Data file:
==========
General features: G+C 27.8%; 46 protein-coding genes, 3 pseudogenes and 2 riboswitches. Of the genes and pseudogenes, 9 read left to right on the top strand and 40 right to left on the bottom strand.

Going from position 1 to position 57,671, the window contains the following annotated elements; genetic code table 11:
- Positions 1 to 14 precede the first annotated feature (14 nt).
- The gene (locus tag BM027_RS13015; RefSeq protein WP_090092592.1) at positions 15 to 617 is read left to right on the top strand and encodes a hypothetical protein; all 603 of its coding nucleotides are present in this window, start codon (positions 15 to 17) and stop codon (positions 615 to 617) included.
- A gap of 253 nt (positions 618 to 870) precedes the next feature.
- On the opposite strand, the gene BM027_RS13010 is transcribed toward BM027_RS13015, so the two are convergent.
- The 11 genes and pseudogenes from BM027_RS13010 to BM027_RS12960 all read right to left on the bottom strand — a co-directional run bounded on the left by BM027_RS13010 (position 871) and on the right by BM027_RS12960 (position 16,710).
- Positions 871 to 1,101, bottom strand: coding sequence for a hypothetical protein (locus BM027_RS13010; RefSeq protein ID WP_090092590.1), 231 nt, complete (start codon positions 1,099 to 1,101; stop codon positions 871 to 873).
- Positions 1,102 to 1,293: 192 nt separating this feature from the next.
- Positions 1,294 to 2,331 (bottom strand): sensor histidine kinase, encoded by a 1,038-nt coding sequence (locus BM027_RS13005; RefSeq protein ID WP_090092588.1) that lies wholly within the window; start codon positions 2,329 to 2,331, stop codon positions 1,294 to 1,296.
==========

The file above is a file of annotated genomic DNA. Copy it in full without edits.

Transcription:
General features: G+C 27.8%; 46 protein-coding genes, 3 pseudogenes and 2 riboswitches. Of the genes and pseudogenes, 9 read left to right on the top strand and 40 right to left on the bottom strand.

Going from position 1 to position 57,671, the window contains the following annotated elements; genetic code table 11:
- Positions 1 to 14 precede the first annotated feature (14 nt).
- The gene (locus tag BM027_RS13015; RefSeq protein WP_090092592.1) at positions 15 to 617 is read left to right on the top strand and encodes a hypothetical protein; all 603 of its coding nucleotides are present in this window, start codon (positions 15 to 17) and stop codon (positions 615 to 617) included.
- A gap of 253 nt (positions 618 to 870) precedes the next feature.
- On the opposite strand, the gene BM027_RS13010 is transcribed toward BM027_RS13015, so the two are convergent.
- The 11 genes and pseudogenes from BM027_RS13010 to BM027_RS12960 all read right to left on the bottom strand — a co-directional run bounded on the left by BM027_RS13010 (position 871) and on the right by BM027_RS12960 (position 16,710).
- Positions 871 to 1,101, bottom strand: coding sequence for a hypothetical protein (locus BM027_RS13010; RefSeq protein ID WP_090092590.1), 231 nt, complete (start codon positions 1,099 to 1,101; stop codon positions 871 to 873).
- Positions 1,102 to 1,293: 192 nt separating this feature from the next.
- Positions 1,294 to 2,331 (bottom strand): sensor histidine kinase, encoded by a 1,038-nt coding sequence (locus BM027_RS13005; RefSeq protein ID WP_090092588.1) that lies wholly within the window; start codon positions 2,329 to 2,331, stop codon positions 1,294 to 1,296.